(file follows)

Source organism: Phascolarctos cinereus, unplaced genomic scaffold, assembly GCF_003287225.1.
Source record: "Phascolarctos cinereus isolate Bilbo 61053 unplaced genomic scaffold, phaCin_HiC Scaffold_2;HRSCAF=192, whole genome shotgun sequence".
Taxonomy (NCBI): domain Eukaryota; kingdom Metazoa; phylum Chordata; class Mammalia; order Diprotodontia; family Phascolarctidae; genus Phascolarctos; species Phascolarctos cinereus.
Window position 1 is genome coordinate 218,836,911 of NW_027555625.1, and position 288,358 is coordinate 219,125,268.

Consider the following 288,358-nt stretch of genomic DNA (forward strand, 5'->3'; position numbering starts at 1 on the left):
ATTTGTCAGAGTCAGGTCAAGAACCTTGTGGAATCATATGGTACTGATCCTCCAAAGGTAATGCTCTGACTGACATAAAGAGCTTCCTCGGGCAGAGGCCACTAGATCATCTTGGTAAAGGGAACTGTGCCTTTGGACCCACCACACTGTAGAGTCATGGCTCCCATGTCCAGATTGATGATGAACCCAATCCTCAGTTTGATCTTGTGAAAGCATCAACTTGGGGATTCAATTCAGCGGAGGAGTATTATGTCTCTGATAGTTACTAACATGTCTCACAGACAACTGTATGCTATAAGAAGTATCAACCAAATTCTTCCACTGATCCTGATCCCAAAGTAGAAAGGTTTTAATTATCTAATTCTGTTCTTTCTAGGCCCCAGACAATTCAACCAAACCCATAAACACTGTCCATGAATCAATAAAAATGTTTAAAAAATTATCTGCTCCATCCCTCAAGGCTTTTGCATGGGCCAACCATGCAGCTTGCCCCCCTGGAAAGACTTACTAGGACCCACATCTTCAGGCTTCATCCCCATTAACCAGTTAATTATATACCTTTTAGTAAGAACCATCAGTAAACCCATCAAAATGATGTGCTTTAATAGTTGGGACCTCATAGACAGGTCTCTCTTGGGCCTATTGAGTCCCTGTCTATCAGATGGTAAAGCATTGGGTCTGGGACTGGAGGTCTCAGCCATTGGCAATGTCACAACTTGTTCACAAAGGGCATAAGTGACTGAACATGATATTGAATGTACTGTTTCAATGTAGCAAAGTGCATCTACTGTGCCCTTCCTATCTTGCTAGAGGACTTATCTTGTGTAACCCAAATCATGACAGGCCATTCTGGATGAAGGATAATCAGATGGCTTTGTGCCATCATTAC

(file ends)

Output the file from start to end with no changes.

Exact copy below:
Source organism: Phascolarctos cinereus, unplaced genomic scaffold, assembly GCF_003287225.1.
Source record: "Phascolarctos cinereus isolate Bilbo 61053 unplaced genomic scaffold, phaCin_HiC Scaffold_2;HRSCAF=192, whole genome shotgun sequence".
Taxonomy (NCBI): domain Eukaryota; kingdom Metazoa; phylum Chordata; class Mammalia; order Diprotodontia; family Phascolarctidae; genus Phascolarctos; species Phascolarctos cinereus.
Window position 1 is genome coordinate 218,836,911 of NW_027555625.1, and position 288,358 is coordinate 219,125,268.

Consider the following 288,358-nt stretch of genomic DNA (forward strand, 5'->3'; position numbering starts at 1 on the left):
ATTTGTCAGAGTCAGGTCAAGAACCTTGTGGAATCATATGGTACTGATCCTCCAAAGGTAATGCTCTGACTGACATAAAGAGCTTCCTCGGGCAGAGGCCACTAGATCATCTTGGTAAAGGGAACTGTGCCTTTGGACCCACCACACTGTAGAGTCATGGCTCCCATGTCCAGATTGATGATGAACCCAATCCTCAGTTTGATCTTGTGAAAGCATCAACTTGGGGATTCAATTCAGCGGAGGAGTATTATGTCTCTGATAGTTACTAACATGTCTCACAGACAACTGTATGCTATAAGAAGTATCAACCAAATTCTTCCACTGATCCTGATCCCAAAGTAGAAAGGTTTTAATTATCTAATTCTGTTCTTTCTAGGCCCCAGACAATTCAACCAAACCCATAAACACTGTCCATGAATCAATAAAAATGTTTAAAAAATTATCTGCTCCATCCCTCAAGGCTTTTGCATGGGCCAACCATGCAGCTTGCCCCCCTGGAAAGACTTACTAGGACCCACATCTTCAGGCTTCATCCCCATTAACCAGTTAATTATATACCTTTTAGTAAGAACCATCAGTAAACCCATCAAAATGATGTGCTTTAATAGTTGGGACCTCATAGACAGGTCTCTCTTGGGCCTATTGAGTCCCTGTCTATCAGATGGTAAAGCATTGGGTCTGGGACTGGAGGTCTCAGCCATTGGCAATGTCACAACTTGTTCACAAAGGGCATAAGTGACTGAACATGATATTGAATGTACTGTTTCAATGTAGCAAAGTGCATCTACTGTGCCCTTCCTATCTTGCTAGAGGACTTATCTTGTGTAACCCAAATCATGACAGGCCATTCTGGATGAAGGATAATCAGATGGCTTTGTGCCATCATTAC